Comet ISON dead or not: Comet of the century fizzles in thin air
Comet ISON dead or not is still not clear. But the comet of the century seems to have fizzled in thin air
As ISON brushed past the sun, it kept disappearing from scientists’ view sporadically and left them wondering whether the comet managed to stay intact in its perilous journey. Though scientists mostly expect ISON to have perished in the journey, findings have not yet resulted in a conclusive result.
The original ISON boasted a 0.62 mile (1km) nucleus, but after having endured the intense heat of the sun, scientists are guessing only 10 metre pieces of rubble might have remained. To reach a definite conclusion, scientists will keep observing the remains of ISON for several coming weeks. NASA would be utilizing the STEREO spacecraft’s cameras to monitor and look for any bright fragments, along with NASA’s Infrared Telescope Facility’s (IRTF) 3m wide telescope located in Honolulu, Hawaii.
Alongside these resources, NASA’s recently launched MAVEN spacecraft is also being used to observe ISON next week. Though scientists are leaving no stone unturned to find any bit of nucleus that might have been left, ESA’s Gerhard Schwehm said, “I believe we will no longer see a brilliant display of ISON.”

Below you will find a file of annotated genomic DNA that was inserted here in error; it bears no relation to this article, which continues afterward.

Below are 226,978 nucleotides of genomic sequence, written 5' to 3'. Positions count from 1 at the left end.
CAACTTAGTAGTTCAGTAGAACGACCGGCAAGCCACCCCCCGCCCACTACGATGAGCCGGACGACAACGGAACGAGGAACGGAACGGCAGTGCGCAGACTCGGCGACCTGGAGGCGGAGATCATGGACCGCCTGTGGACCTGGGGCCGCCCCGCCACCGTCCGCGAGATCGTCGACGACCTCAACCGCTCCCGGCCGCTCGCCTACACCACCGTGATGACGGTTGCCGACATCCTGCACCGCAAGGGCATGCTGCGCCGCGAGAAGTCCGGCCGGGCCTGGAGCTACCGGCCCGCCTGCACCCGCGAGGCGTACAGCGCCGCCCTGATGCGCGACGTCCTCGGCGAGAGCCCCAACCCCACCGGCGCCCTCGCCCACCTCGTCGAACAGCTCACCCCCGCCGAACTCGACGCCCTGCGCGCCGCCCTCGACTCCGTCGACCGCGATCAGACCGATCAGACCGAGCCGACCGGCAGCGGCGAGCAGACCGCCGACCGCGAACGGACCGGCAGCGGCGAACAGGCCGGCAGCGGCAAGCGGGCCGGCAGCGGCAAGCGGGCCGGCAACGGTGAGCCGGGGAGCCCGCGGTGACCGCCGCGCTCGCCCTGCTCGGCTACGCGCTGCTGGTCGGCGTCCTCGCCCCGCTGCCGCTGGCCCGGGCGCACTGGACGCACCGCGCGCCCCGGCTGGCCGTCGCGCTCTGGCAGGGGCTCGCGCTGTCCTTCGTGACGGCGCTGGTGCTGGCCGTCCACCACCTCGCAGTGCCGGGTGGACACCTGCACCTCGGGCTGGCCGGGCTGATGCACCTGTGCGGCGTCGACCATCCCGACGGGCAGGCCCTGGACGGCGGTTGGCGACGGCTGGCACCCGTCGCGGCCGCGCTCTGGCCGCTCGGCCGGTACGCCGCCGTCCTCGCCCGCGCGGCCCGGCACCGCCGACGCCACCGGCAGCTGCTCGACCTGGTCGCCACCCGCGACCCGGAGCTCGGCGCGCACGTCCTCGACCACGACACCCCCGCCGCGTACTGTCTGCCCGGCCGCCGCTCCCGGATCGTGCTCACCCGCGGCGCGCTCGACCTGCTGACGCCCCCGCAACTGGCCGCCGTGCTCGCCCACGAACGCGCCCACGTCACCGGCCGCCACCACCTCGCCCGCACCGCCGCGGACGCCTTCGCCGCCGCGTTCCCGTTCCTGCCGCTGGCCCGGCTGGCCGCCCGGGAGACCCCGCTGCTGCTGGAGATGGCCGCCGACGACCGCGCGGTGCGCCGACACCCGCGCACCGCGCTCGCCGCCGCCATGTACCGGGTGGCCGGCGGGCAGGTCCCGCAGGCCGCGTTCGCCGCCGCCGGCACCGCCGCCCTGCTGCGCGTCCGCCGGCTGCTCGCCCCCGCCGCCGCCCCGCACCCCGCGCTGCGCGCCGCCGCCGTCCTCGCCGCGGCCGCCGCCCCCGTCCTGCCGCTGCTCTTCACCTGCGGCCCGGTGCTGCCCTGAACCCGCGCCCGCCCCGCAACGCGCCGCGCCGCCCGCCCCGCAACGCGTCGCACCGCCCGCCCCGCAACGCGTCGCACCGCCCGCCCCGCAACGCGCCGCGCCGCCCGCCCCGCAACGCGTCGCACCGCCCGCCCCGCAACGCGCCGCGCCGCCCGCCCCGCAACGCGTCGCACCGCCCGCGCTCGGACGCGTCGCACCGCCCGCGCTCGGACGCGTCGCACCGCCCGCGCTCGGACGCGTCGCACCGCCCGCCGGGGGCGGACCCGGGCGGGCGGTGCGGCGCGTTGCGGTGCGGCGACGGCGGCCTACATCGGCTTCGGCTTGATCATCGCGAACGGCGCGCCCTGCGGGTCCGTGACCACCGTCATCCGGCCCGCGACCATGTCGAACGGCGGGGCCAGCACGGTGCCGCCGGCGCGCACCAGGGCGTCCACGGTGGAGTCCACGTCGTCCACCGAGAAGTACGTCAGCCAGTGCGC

To look for the comet, NASA’s Hubble and Chandra observatories will also be performing deep outer space searches by mid-to-late December. Spitzer will continue to look for ISON in the early 2014. Scientists inform that if there is still a central source of emission, any remnant of surviving nucleus, it will result in a much fainter coma and tail form. This might be invisible currently due to the dust emitted from before the disruption event.
When ISON was discovered in September 2012, it was over 584 million miles from the Sun. In July it was heading towards the sun at an average speed of 55,405mph. Continually accelerating due to the gravitational pull of the sun, as it came within 1.2 million miles of the Sun’s surface this November, it was whizzing past the sun at an astonishing 425,000mph.